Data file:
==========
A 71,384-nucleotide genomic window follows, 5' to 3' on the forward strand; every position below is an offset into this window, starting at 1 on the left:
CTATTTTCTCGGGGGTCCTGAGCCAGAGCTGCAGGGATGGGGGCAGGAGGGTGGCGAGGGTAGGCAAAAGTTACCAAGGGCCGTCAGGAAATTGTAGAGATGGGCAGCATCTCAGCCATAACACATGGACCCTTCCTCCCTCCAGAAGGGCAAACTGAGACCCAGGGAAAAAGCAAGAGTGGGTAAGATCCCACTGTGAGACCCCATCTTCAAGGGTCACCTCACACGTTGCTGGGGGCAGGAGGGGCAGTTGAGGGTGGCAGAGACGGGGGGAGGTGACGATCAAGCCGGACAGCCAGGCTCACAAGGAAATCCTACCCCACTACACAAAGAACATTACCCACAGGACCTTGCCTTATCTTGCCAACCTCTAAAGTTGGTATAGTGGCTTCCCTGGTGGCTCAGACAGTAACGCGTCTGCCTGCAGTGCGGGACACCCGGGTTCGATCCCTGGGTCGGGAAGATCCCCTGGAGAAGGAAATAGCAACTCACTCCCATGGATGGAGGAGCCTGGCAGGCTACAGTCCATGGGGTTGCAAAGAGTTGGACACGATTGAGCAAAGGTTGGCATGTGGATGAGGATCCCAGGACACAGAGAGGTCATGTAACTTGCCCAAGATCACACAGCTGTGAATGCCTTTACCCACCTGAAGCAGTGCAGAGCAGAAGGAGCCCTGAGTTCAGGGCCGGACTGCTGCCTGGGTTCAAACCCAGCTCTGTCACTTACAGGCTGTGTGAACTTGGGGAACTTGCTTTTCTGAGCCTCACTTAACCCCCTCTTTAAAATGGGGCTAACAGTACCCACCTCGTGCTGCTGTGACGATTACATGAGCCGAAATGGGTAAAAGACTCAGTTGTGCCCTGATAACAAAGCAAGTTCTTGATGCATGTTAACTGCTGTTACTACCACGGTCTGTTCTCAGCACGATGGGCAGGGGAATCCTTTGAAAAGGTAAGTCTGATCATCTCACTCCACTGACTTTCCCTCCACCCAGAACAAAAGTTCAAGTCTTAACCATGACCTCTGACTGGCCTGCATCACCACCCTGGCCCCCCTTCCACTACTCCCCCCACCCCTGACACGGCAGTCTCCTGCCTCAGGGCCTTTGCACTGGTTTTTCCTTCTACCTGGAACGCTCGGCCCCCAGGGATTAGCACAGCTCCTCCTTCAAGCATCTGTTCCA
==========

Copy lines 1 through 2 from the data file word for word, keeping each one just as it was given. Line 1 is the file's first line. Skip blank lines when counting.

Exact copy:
A 71,384-nucleotide genomic window follows, 5' to 3' on the forward strand; every position below is an offset into this window, starting at 1 on the left:
CTATTTTCTCGGGGGTCCTGAGCCAGAGCTGCAGGGATGGGGGCAGGAGGGTGGCGAGGGTAGGCAAAAGTTACCAAGGGCCGTCAGGAAATTGTAGAGATGGGCAGCATCTCAGCCATAACACATGGACCCTTCCTCCCTCCAGAAGGGCAAACTGAGACCCAGGGAAAAAGCAAGAGTGGGTAAGATCCCACTGTGAGACCCCATCTTCAAGGGTCACCTCACACGTTGCTGGGGGCAGGAGGGGCAGTTGAGGGTGGCAGAGACGGGGGGAGGTGACGATCAAGCCGGACAGCCAGGCTCACAAGGAAATCCTACCCCACTACACAAAGAACATTACCCACAGGACCTTGCCTTATCTTGCCAACCTCTAAAGTTGGTATAGTGGCTTCCCTGGTGGCTCAGACAGTAACGCGTCTGCCTGCAGTGCGGGACACCCGGGTTCGATCCCTGGGTCGGGAAGATCCCCTGGAGAAGGAAATAGCAACTCACTCCCATGGATGGAGGAGCCTGGCAGGCTACAGTCCATGGGGTTGCAAAGAGTTGGACACGATTGAGCAAAGGTTGGCATGTGGATGAGGATCCCAGGACACAGAGAGGTCATGTAACTTGCCCAAGATCACACAGCTGTGAATGCCTTTACCCACCTGAAGCAGTGCAGAGCAGAAGGAGCCCTGAGTTCAGGGCCGGACTGCTGCCTGGGTTCAAACCCAGCTCTGTCACTTACAGGCTGTGTGAACTTGGGGAACTTGCTTTTCTGAGCCTCACTTAACCCCCTCTTTAAAATGGGGCTAACAGTACCCACCTCGTGCTGCTGTGACGATTACATGAGCCGAAATGGGTAAAAGACTCAGTTGTGCCCTGATAACAAAGCAAGTTCTTGATGCATGTTAACTGCTGTTACTACCACGGTCTGTTCTCAGCACGATGGGCAGGGGAATCCTTTGAAAAGGTAAGTCTGATCATCTCACTCCACTGACTTTCCCTCCACCCAGAACAAAAGTTCAAGTCTTAACCATGACCTCTGACTGGCCTGCATCACCACCCTGGCCCCCCTTCCACTACTCCCCCCACCCCTGACACGGCAGTCTCCTGCCTCAGGGCCTTTGCACTGGTTTTTCCTTCTACCTGGAACGCTCGGCCCCCAGGGATTAGCACAGCTCCTCCTTCAAGCATCTGTTCCA